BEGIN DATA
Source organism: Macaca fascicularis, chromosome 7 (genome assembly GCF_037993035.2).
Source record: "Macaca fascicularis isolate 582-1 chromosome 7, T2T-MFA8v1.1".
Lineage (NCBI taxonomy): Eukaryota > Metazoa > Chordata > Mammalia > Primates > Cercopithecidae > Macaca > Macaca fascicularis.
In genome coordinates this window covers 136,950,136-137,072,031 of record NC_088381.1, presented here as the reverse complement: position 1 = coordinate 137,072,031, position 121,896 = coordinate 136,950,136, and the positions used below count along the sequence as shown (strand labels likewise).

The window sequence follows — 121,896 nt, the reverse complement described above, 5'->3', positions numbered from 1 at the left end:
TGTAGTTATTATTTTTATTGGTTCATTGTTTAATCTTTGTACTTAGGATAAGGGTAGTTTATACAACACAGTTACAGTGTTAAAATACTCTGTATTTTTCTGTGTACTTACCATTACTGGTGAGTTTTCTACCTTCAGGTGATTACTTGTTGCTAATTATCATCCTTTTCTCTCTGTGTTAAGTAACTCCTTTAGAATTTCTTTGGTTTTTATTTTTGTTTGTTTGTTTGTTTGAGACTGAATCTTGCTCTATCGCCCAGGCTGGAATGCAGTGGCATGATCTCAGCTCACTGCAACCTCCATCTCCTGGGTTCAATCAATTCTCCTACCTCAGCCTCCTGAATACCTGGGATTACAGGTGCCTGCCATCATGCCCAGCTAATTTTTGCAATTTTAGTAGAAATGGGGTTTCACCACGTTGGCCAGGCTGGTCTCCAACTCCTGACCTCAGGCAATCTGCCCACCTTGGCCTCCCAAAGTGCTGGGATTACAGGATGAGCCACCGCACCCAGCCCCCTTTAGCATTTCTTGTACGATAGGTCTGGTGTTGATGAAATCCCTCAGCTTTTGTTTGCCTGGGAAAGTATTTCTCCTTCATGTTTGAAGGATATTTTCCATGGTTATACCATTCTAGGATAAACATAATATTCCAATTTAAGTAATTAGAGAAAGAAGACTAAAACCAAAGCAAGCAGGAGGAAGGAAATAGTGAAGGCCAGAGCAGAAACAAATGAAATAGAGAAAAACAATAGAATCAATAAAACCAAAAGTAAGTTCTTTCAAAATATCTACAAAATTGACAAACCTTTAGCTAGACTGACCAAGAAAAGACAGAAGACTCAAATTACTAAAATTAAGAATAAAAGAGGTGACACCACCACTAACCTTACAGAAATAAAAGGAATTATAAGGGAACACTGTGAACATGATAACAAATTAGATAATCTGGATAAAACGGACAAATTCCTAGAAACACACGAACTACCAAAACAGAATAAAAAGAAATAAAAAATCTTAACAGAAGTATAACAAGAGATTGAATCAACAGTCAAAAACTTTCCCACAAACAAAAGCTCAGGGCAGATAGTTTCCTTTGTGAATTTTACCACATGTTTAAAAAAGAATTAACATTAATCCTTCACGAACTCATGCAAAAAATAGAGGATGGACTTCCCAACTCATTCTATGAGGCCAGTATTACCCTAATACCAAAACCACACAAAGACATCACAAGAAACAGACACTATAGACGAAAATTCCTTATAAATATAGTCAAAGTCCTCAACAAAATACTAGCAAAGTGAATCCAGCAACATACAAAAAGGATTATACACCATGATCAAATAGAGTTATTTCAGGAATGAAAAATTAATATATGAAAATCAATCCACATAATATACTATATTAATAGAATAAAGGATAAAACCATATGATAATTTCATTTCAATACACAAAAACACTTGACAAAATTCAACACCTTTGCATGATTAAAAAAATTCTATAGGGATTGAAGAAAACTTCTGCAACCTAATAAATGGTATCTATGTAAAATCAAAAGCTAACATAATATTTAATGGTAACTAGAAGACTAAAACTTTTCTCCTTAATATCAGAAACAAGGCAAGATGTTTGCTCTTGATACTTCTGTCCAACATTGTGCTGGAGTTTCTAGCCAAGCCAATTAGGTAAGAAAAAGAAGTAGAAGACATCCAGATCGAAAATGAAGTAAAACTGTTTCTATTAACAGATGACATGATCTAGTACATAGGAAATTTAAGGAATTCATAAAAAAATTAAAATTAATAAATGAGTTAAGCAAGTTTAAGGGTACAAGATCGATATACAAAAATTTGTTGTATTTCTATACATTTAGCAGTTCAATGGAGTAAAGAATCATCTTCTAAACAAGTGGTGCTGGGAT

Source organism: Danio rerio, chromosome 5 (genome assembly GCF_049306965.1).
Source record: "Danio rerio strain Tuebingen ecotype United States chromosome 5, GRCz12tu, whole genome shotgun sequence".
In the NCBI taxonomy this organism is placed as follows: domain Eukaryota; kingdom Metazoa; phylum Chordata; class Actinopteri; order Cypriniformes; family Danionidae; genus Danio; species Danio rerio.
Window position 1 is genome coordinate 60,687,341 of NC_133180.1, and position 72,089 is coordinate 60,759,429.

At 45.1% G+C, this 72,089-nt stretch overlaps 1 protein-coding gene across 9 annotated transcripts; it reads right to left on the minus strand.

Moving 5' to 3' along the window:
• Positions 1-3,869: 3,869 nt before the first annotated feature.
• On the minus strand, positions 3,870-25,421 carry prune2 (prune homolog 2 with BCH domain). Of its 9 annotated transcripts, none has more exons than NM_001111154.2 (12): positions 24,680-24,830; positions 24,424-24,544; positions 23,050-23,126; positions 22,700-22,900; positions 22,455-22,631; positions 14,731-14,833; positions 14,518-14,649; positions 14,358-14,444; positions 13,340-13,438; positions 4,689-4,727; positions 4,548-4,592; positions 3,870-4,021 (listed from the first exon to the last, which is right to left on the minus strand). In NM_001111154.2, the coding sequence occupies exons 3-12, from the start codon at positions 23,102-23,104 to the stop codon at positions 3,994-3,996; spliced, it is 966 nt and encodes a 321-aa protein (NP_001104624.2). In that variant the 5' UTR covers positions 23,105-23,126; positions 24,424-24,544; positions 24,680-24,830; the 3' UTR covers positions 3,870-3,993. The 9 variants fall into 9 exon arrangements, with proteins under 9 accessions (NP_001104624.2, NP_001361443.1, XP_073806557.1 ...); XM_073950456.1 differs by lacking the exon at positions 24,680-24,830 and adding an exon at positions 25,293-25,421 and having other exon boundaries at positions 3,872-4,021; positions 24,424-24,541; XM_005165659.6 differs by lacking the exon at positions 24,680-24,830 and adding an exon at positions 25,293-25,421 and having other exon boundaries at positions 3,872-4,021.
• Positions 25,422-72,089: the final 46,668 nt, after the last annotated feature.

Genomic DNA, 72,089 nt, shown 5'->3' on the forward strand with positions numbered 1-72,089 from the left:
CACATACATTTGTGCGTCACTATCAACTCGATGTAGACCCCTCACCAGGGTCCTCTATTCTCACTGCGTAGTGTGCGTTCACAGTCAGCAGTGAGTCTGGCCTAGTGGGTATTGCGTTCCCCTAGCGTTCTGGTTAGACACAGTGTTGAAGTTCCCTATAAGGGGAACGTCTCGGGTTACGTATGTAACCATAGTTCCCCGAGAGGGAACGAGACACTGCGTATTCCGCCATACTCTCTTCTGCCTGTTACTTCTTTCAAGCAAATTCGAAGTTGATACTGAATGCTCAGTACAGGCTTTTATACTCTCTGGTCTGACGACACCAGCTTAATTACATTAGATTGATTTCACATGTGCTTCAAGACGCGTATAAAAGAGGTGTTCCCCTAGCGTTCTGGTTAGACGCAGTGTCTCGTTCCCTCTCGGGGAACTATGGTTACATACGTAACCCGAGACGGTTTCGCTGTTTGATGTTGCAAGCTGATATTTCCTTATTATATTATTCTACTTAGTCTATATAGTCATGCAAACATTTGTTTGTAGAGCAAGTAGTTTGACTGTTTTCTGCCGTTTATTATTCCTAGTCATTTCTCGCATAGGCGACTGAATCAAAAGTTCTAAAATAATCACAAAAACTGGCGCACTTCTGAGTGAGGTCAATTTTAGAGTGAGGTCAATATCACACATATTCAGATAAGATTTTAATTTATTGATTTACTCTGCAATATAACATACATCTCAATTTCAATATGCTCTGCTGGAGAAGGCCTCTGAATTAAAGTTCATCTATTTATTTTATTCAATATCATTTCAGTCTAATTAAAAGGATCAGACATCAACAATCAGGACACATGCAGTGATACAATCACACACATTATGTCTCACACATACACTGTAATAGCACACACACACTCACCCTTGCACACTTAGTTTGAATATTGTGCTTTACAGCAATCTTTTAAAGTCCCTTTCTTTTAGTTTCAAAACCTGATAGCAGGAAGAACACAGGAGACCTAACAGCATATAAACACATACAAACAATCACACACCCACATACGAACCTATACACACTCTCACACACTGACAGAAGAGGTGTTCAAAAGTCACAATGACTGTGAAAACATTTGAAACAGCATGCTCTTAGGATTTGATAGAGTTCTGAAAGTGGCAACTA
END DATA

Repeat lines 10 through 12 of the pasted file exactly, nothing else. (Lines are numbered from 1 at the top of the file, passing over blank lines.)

Window position 1 is genome coordinate 60,687,341 of NC_133180.1, and position 72,089 is coordinate 60,759,429.

At 45.1% G+C, this 72,089-nt stretch overlaps 1 protein-coding gene across 9 annotated transcripts; it reads right to left on the minus strand.

Moving 5' to 3' along the window: